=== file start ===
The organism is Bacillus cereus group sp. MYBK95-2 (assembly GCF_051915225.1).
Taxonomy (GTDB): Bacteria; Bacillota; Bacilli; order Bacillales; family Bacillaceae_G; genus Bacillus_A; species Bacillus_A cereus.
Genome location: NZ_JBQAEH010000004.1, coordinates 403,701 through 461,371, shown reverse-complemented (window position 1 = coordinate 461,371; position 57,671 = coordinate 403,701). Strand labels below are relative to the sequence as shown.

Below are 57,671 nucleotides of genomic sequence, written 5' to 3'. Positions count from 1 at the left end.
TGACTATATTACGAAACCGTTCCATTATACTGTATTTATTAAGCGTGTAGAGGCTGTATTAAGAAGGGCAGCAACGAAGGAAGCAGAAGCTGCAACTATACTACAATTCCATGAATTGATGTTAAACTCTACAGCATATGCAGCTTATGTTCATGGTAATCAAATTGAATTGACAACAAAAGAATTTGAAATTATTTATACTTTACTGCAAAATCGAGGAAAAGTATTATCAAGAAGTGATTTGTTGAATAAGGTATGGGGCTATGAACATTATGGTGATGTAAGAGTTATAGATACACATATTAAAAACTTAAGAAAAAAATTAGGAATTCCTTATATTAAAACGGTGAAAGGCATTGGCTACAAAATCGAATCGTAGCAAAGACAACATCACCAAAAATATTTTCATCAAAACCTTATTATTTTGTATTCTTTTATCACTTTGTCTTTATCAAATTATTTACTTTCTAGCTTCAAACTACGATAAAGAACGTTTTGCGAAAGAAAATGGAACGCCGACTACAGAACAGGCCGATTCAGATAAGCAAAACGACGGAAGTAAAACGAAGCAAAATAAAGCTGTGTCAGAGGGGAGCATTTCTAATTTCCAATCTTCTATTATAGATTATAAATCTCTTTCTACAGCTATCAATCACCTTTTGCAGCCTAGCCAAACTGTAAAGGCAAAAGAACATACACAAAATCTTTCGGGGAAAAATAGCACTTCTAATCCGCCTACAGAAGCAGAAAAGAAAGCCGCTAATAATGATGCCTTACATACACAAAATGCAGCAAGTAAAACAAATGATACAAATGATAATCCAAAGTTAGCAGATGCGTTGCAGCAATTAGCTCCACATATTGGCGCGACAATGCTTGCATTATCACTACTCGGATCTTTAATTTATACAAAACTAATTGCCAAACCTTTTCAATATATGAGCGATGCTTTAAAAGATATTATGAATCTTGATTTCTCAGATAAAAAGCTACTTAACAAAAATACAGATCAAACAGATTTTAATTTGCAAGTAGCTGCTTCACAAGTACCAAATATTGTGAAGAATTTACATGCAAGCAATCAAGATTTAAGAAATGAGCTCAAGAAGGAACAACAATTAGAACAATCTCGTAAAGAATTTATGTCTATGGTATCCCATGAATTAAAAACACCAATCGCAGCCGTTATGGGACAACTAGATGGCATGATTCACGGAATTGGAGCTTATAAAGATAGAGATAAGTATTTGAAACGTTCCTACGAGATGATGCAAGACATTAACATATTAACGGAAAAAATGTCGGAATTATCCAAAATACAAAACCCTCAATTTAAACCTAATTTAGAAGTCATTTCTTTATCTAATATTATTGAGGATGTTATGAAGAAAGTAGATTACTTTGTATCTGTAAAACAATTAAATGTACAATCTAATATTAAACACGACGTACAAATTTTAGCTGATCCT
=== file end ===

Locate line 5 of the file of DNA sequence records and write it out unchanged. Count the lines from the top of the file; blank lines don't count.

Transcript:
TGACTATATTACGAAACCGTTCCATTATACTGTATTTATTAAGCGTGTAGAGGCTGTATTAAGAAGGGCAGCAACGAAGGAAGCAGAAGCTGCAACTATACTACAATTCCATGAATTGATGTTAAACTCTACAGCATATGCAGCTTATGTTCATGGTAATCAAATTGAATTGACAACAAAAGAATTTGAAATTATTTATACTTTACTGCAAAATCGAGGAAAAGTATTATCAAGAAGTGATTTGTTGAATAAGGTATGGGGCTATGAACATTATGGTGATGTAAGAGTTATAGATACACATATTAAAAACTTAAGAAAAAAATTAGGAATTCCTTATATTAAAACGGTGAAAGGCATTGGCTACAAAATCGAATCGTAGCAAAGACAACATCACCAAAAATATTTTCATCAAAACCTTATTATTTTGTATTCTTTTATCACTTTGTCTTTATCAAATTATTTACTTTCTAGCTTCAAACTACGATAAAGAACGTTTTGCGAAAGAAAATGGAACGCCGACTACAGAACAGGCCGATTCAGATAAGCAAAACGACGGAAGTAAAACGAAGCAAAATAAAGCTGTGTCAGAGGGGAGCATTTCTAATTTCCAATCTTCTATTATAGATTATAAATCTCTTTCTACAGCTATCAATCACCTTTTGCAGCCTAGCCAAACTGTAAAGGCAAAAGAACATACACAAAATCTTTCGGGGAAAAATAGCACTTCTAATCCGCCTACAGAAGCAGAAAAGAAAGCCGCTAATAATGATGCCTTACATACACAAAATGCAGCAAGTAAAACAAATGATACAAATGATAATCCAAAGTTAGCAGATGCGTTGCAGCAATTAGCTCCACATATTGGCGCGACAATGCTTGCATTATCACTACTCGGATCTTTAATTTATACAAAACTAATTGCCAAACCTTTTCAATATATGAGCGATGCTTTAAAAGATATTATGAATCTTGATTTCTCAGATAAAAAGCTACTTAACAAAAATACAGATCAAACAGATTTTAATTTGCAAGTAGCTGCTTCACAAGTACCAAATATTGTGAAGAATTTACATGCAAGCAATCAAGATTTAAGAAATGAGCTCAAGAAGGAACAACAATTAGAACAATCTCGTAAAGAATTTATGTCTATGGTATCCCATGAATTAAAAACACCAATCGCAGCCGTTATGGGACAACTAGATGGCATGATTCACGGAATTGGAGCTTATAAAGATAGAGATAAGTATTTGAAACGTTCCTACGAGATGATGCAAGACATTAACATATTAACGGAAAAAATGTCGGAATTATCCAAAATACAAAACCCTCAATTTAAACCTAATTTAGAAGTCATTTCTTTATCTAATATTATTGAGGATGTTATGAAGAAAGTAGATTACTTTGTATCTGTAAAACAATTAAATGTACAATCTAATATTAAACACGACGTACAAATTTTAGCTGATCCT